Developing digital tools that combine proximal sensors, GPS and GIS for mapping and monitoring our soils and landscapes. These tools provide paddock–scale detail of spatial variability – the information required for optimising resource use in our productive landscapes.
Proximal sensor research includes evaluating the potential of selected sensors for non–destructive field assessment of soils. Vis–NIR spectrometry is being trialled in the field to collect diffuse reflectance soil spectra which are then used to assess specific soil properties, e.g. soil carbon and nitrogen. Also an electromagnetic (EM) sensor is being trialled for soil mapping.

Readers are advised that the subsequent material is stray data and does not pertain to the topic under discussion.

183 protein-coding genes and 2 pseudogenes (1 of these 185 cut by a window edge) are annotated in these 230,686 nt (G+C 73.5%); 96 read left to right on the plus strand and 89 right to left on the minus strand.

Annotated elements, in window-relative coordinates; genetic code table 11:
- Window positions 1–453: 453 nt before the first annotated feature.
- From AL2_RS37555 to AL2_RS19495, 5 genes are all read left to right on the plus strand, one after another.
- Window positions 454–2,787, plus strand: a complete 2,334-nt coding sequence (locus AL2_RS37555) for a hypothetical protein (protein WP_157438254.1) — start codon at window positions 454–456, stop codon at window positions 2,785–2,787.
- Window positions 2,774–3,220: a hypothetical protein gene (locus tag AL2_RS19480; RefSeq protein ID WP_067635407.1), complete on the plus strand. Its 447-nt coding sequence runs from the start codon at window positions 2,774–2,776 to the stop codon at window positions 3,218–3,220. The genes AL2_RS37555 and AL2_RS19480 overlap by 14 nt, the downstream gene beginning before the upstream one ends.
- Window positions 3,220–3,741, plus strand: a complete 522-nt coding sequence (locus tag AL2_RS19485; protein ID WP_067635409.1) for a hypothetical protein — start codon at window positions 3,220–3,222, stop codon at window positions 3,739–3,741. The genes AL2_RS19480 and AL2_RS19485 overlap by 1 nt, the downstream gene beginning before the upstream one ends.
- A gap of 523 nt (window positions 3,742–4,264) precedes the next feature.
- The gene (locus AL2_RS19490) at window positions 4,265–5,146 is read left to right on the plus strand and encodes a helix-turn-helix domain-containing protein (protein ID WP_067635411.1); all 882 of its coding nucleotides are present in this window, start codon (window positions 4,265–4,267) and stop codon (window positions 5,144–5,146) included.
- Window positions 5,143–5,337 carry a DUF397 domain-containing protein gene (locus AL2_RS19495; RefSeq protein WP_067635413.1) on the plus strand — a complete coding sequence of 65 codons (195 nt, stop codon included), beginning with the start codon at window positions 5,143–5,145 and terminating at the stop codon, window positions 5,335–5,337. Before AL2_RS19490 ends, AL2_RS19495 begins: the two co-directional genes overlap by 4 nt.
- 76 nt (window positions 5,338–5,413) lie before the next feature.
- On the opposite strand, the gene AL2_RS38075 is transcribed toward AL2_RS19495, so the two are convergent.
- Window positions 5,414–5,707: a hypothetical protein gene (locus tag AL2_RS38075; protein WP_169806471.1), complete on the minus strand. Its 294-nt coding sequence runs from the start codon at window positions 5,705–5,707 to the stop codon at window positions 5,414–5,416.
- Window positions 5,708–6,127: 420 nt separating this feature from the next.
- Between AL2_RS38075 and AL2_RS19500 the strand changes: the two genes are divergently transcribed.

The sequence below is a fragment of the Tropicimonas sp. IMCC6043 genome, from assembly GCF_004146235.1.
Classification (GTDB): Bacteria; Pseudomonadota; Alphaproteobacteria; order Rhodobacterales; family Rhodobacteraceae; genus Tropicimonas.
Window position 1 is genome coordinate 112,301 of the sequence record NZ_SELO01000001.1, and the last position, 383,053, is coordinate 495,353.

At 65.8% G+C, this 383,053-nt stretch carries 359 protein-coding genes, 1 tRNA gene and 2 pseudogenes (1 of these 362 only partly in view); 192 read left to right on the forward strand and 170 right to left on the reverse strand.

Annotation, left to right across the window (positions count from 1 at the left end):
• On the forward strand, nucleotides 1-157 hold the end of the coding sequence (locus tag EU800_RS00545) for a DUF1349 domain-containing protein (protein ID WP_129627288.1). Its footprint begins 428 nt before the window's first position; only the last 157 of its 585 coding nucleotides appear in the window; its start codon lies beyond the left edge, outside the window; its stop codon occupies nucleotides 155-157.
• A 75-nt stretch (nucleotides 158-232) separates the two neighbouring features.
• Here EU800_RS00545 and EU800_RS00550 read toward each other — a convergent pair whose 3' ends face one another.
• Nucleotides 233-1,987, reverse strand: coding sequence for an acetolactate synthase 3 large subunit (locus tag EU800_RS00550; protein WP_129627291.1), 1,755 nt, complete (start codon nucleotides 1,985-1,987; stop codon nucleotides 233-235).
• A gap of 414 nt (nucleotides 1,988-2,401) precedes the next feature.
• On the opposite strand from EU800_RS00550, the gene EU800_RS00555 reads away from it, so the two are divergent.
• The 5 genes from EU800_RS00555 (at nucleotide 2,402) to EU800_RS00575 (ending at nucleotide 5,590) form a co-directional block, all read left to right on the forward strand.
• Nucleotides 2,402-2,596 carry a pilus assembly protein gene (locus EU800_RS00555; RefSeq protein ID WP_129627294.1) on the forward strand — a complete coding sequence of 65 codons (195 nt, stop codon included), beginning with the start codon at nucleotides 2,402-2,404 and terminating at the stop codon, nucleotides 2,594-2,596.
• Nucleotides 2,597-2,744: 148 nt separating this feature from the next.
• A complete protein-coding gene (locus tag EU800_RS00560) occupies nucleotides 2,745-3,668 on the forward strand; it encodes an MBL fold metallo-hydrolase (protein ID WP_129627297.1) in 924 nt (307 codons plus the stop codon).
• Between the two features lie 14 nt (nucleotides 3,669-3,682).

Monitoring and mapping of soils and landscapes at the paddock scale
An electromagnetic sensor is being used in a mobile system with GPS, dataloggers and on–board computer, for soil mapping. This rapid technique provides information about soil spatial variability – a prerequisite for precision agriculture. EM–derived maps are being assessed as a rapid reconnaissance soil mapping tool, and also for their ability to be used for site–specific management by identifying management zones.
Optimising irrigation water use efficiency
Our research is using EM–derived maps to predict soil available water holding capacity spatially across the landscape, by developing relationships between EM, soil moisture and soil texture. The research aims to fine–tune application of irrigation waters – optimising its use and minimising losses below the rooting zone.